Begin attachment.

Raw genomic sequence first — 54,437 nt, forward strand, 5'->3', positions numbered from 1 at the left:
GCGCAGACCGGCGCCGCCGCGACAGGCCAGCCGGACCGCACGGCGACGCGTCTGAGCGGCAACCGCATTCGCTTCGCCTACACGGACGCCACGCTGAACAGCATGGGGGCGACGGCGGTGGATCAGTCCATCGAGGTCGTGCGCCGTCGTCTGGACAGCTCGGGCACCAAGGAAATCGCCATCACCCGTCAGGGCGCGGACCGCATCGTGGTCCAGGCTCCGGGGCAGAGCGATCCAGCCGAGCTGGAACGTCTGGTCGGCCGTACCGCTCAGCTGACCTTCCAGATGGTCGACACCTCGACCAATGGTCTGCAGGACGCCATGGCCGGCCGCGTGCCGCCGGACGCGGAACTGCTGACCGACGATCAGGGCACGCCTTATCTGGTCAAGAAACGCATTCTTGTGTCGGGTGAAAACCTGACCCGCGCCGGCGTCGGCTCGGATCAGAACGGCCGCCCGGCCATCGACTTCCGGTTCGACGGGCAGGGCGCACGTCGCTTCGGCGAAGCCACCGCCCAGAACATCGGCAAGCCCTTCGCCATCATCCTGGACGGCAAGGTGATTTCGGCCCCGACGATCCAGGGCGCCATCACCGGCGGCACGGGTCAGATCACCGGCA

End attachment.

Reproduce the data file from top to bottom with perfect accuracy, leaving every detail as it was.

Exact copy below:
Raw genomic sequence first — 54,437 nt, forward strand, 5'->3', positions numbered from 1 at the left:
GCGCAGACCGGCGCCGCCGCGACAGGCCAGCCGGACCGCACGGCGACGCGTCTGAGCGGCAACCGCATTCGCTTCGCCTACACGGACGCCACGCTGAACAGCATGGGGGCGACGGCGGTGGATCAGTCCATCGAGGTCGTGCGCCGTCGTCTGGACAGCTCGGGCACCAAGGAAATCGCCATCACCCGTCAGGGCGCGGACCGCATCGTGGTCCAGGCTCCGGGGCAGAGCGATCCAGCCGAGCTGGAACGTCTGGTCGGCCGTACCGCTCAGCTGACCTTCCAGATGGTCGACACCTCGACCAATGGTCTGCAGGACGCCATGGCCGGCCGCGTGCCGCCGGACGCGGAACTGCTGACCGACGATCAGGGCACGCCTTATCTGGTCAAGAAACGCATTCTTGTGTCGGGTGAAAACCTGACCCGCGCCGGCGTCGGCTCGGATCAGAACGGCCGCCCGGCCATCGACTTCCGGTTCGACGGGCAGGGCGCACGTCGCTTCGGCGAAGCCACCGCCCAGAACATCGGCAAGCCCTTCGCCATCATCCTGGACGGCAAGGTGATTTCGGCCCCGACGATCCAGGGCGCCATCACCGGCGGCACGGGTCAGATCACCGGCA